Havula Villa

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The Havula Villa is one of the most interesting tourist attractions in Kalajoki. It was built by the sawmill manager Oskari Santaholma in 1912. The city of Kalajoki bought the Estate, along with its contents, from the Sasntaholma family in 1992. It was opened to the public after extensive renovations in 1997. In Havula one can become acquainted with both the Santaholma family and their house, witch is a good example of a wealthy bourgeois home with original interiors dating from 1910-30’s.

House and Interiors

Havula is located in the north of Plassi in a courtyard surrounded by large coniferous trees. The name Havula comes from the Finnish ‘havu’ which means pine needle. From the courtyard of the house it was possible to a view the timber area of the sawmill. The master of the house, Oskari Santaholma, married in 1905 to a Swedish speaking girl named Sigrid Selin from Hämeenlinna. Soon after their marraige they began to plan their new home. The plans were commissioned from an architect office in Helsinki.

The style of the house represents a wooden constructed Art Nouveau style typical in the Finnish countryside at that time. The house is a double storey building made up of fourteen rooms and a kitchen and its size is about 700m2. The interior of the Havula Villa is an interesting mix of antique furnishings and new furniture ordered at the time the house was built. The most valuable pieces of furniture are the 19th Biedermeier set from St Petersburg, the Art Deco set from 1927 and a Neo Baroque dining room set also from the 1920’s. In the rooms there are original tile stoves, many arts and crafts pieces and paintings from well known Finnish painters from the beginning of the 20th century.

Santaholma Family

The Santaholma family descends from an old local farming family. The founder of the business, Antti Pahikkala, who later took the name Santaholma, married a local woman, Josefiina Helander, who was descended from a famous brass casters family in Kalajoki. Antti Santaholma was a self made man with no formal education but all his five sons were sent to Oulu to a newly founded Finnish language school. Only one of his sons, Antti, graduated from the school and later he studied to become an engineer. The other four brothers moved to Merchant’s School in Oulu and Raahe. The Santaholma family were very patriotic and later they became members of the Finnish Party.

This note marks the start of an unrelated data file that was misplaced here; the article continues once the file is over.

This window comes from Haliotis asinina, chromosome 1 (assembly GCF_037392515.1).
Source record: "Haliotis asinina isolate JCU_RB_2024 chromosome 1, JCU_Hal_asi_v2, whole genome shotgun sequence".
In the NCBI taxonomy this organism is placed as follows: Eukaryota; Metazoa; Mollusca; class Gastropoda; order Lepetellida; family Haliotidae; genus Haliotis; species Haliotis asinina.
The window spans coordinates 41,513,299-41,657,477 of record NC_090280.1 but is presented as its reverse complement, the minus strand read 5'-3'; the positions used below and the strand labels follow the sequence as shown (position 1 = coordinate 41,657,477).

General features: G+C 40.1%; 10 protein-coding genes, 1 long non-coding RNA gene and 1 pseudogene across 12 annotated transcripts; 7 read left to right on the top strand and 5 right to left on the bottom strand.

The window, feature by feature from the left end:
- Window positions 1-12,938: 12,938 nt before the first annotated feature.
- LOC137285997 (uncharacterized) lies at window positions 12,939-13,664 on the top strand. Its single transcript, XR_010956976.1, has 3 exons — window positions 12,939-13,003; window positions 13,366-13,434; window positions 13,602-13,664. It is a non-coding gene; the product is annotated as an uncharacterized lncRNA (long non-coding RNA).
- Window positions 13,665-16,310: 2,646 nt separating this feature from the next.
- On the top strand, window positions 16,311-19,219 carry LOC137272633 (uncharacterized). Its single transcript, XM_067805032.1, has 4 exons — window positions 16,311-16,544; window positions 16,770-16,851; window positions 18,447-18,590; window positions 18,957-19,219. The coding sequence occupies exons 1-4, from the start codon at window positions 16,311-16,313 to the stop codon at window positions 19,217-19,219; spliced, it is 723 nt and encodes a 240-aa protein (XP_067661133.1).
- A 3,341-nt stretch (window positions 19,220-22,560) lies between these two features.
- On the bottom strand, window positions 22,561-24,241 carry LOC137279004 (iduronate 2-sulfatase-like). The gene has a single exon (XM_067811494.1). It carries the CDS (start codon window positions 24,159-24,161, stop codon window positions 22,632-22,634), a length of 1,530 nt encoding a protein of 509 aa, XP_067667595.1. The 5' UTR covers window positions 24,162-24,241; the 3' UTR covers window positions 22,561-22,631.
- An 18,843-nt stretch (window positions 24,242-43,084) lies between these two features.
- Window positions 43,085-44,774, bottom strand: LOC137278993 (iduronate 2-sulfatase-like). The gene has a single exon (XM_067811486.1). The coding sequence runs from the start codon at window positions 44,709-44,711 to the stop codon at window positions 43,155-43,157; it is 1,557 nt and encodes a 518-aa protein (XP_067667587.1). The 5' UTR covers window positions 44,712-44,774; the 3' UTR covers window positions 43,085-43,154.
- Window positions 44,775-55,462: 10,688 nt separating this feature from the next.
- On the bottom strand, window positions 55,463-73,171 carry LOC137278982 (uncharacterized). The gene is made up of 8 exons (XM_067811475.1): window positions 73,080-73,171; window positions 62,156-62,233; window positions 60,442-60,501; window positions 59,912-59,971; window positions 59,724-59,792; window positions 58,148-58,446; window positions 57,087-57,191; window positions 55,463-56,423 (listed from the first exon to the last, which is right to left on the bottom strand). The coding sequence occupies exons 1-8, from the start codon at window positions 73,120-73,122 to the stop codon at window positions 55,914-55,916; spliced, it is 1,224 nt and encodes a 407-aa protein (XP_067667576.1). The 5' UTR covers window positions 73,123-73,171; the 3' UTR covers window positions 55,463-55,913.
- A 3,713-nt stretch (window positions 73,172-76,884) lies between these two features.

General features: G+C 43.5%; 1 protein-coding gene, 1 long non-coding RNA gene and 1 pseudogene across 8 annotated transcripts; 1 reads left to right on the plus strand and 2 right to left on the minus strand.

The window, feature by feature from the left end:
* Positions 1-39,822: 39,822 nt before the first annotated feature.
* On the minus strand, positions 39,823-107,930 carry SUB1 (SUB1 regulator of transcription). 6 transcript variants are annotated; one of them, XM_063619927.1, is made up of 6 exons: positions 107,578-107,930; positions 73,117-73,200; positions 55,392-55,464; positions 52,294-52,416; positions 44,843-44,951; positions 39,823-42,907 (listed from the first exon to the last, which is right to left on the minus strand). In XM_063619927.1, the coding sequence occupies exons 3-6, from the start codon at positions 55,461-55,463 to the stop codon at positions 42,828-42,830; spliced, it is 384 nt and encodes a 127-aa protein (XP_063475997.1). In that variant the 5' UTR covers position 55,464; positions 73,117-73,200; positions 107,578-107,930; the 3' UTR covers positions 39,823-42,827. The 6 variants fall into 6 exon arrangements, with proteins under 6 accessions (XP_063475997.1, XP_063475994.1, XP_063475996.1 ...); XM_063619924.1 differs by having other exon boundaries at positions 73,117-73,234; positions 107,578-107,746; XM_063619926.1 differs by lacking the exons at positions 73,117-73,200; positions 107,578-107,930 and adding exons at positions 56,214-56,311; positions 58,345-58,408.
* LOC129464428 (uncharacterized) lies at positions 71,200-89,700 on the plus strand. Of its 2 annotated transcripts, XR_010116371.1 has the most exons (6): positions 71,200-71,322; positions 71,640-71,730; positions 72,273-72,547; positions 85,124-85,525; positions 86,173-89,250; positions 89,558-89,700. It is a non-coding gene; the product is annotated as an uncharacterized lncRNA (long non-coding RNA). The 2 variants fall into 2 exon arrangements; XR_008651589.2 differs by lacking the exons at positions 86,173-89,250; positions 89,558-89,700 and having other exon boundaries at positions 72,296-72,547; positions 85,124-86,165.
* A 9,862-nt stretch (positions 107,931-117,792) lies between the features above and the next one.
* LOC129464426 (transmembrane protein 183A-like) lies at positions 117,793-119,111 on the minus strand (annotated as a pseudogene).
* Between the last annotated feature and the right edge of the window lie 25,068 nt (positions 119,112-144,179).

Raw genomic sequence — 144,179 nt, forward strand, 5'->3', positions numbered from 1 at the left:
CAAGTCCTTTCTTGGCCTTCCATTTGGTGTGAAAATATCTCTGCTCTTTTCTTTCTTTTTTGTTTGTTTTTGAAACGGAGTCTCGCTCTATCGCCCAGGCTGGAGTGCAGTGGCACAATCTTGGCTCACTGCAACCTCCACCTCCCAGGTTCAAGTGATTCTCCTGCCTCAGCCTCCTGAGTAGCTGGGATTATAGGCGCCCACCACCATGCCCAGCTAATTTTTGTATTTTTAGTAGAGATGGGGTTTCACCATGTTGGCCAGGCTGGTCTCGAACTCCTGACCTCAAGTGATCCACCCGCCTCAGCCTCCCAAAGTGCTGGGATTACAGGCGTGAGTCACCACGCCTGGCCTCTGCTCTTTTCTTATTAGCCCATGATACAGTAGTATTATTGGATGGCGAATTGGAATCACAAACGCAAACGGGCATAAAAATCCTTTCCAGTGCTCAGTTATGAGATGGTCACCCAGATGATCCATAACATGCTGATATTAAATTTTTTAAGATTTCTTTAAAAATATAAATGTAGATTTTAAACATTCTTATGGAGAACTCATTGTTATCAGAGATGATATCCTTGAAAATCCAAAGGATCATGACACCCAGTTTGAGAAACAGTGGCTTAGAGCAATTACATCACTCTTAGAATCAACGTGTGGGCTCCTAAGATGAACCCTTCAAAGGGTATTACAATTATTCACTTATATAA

The sons Juhani, Siivert, Antti, Oskari and Olavi took up the family business after there father. Oskari and Siiri’s home, Havula, became the centre of the social scene in Kalajoki in which they gathered to spend festives such as Name Day parties, Boxing Day party and so on. There was a Woman’s Association which also often gathered in Havula because the mistress of the house was the head of this association. Oskari was also involved in local community activities in addition to his business and for this work he was awarded the title of Communal Councilor.

Opening hours and admission fee

Open summer 2011: we-su 12-18 sa 12-16. Otherwise for the groups call 044-4691 454.

Cafe Siiri in the courtyard: open June/July/August till 14.th tu-su 12-18.

8am-4pm please call 08 469 11 (Mon-Fri)
All other times: Kaija Jaakola 050 5365 519

- Adults 5 €
- Children under 16 free entry.

Guided tours:
- 5 €/per person
- Group sizes under 6 adults/min €30  
- Group sizes over 40 adults/discount 20%
- Leaders and bus drivers free of charge

Persons of limited mobility:
Havula is not suitable for persons with limited mobility but depending on the situation it is possible to have wheel chairs in the house if the assisted by a personal helper. There are doorsteps between the rooms and no elevators in the house. There are no toilets for handicapped guests.


Havula VillaServing trays from the Havula kitchen Chinese vasesFrench gold plated bronze clock and candle holders from the dining roomAntti Santaholma, business founder, and his wife Josefiina SantaholmaAfternoon coffee in the courtyard of HavulaAntti Santaholma with his grandchildren at his houseHavula at the beginning of the1900’sStudy of the sawmill director, Oskari Santaholma